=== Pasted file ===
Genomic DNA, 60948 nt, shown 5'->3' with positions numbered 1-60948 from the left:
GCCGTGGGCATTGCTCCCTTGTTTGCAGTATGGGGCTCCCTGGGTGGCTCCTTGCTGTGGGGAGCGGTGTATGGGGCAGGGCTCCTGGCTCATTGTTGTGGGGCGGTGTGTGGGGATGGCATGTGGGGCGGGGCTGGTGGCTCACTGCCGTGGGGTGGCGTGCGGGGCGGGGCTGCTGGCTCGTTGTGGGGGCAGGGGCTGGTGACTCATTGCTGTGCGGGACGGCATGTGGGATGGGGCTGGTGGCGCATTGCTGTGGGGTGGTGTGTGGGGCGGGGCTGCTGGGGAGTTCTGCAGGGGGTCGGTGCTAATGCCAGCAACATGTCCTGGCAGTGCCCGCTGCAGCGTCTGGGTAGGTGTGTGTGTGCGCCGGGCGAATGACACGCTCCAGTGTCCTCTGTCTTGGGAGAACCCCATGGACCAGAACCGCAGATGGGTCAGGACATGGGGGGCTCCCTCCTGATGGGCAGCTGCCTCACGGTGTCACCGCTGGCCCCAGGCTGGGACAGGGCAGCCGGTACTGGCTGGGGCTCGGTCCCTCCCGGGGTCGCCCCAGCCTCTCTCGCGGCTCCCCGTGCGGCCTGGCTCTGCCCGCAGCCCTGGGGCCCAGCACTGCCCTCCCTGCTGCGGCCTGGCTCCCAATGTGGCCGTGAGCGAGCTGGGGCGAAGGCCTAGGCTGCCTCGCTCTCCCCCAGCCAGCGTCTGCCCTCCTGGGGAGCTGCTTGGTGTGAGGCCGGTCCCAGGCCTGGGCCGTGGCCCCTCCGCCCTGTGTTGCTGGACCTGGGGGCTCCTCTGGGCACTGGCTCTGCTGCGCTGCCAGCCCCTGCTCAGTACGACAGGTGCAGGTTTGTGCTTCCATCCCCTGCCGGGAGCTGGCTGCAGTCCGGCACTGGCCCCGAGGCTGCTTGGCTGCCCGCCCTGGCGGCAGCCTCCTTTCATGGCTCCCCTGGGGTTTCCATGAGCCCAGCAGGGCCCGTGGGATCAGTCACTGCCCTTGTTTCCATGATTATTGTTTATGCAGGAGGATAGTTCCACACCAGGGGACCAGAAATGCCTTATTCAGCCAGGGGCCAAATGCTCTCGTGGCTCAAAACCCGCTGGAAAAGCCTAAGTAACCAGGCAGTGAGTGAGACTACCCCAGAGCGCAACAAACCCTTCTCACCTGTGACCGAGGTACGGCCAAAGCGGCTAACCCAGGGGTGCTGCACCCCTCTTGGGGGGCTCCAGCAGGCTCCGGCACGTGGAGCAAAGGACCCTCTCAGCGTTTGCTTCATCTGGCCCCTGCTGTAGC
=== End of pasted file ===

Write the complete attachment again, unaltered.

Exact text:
Genomic DNA, 60948 nt, shown 5'->3' with positions numbered 1-60948 from the left:
GCCGTGGGCATTGCTCCCTTGTTTGCAGTATGGGGCTCCCTGGGTGGCTCCTTGCTGTGGGGAGCGGTGTATGGGGCAGGGCTCCTGGCTCATTGTTGTGGGGCGGTGTGTGGGGATGGCATGTGGGGCGGGGCTGGTGGCTCACTGCCGTGGGGTGGCGTGCGGGGCGGGGCTGCTGGCTCGTTGTGGGGGCAGGGGCTGGTGACTCATTGCTGTGCGGGACGGCATGTGGGATGGGGCTGGTGGCGCATTGCTGTGGGGTGGTGTGTGGGGCGGGGCTGCTGGGGAGTTCTGCAGGGGGTCGGTGCTAATGCCAGCAACATGTCCTGGCAGTGCCCGCTGCAGCGTCTGGGTAGGTGTGTGTGTGCGCCGGGCGAATGACACGCTCCAGTGTCCTCTGTCTTGGGAGAACCCCATGGACCAGAACCGCAGATGGGTCAGGACATGGGGGGCTCCCTCCTGATGGGCAGCTGCCTCACGGTGTCACCGCTGGCCCCAGGCTGGGACAGGGCAGCCGGTACTGGCTGGGGCTCGGTCCCTCCCGGGGTCGCCCCAGCCTCTCTCGCGGCTCCCCGTGCGGCCTGGCTCTGCCCGCAGCCCTGGGGCCCAGCACTGCCCTCCCTGCTGCGGCCTGGCTCCCAATGTGGCCGTGAGCGAGCTGGGGCGAAGGCCTAGGCTGCCTCGCTCTCCCCCAGCCAGCGTCTGCCCTCCTGGGGAGCTGCTTGGTGTGAGGCCGGTCCCAGGCCTGGGCCGTGGCCCCTCCGCCCTGTGTTGCTGGACCTGGGGGCTCCTCTGGGCACTGGCTCTGCTGCGCTGCCAGCCCCTGCTCAGTACGACAGGTGCAGGTTTGTGCTTCCATCCCCTGCCGGGAGCTGGCTGCAGTCCGGCACTGGCCCCGAGGCTGCTTGGCTGCCCGCCCTGGCGGCAGCCTCCTTTCATGGCTCCCCTGGGGTTTCCATGAGCCCAGCAGGGCCCGTGGGATCAGTCACTGCCCTTGTTTCCATGATTATTGTTTATGCAGGAGGATAGTTCCACACCAGGGGACCAGAAATGCCTTATTCAGCCAGGGGCCAAATGCTCTCGTGGCTCAAAACCCGCTGGAAAAGCCTAAGTAACCAGGCAGTGAGTGAGACTACCCCAGAGCGCAACAAACCCTTCTCACCTGTGACCGAGGTACGGCCAAAGCGGCTAACCCAGGGGTGCTGCACCCCTCTTGGGGGGCTCCAGCAGGCTCCGGCACGTGGAGCAAAGGACCCTCTCAGCGTTTGCTTCATCTGGCCCCTGCTGTAGC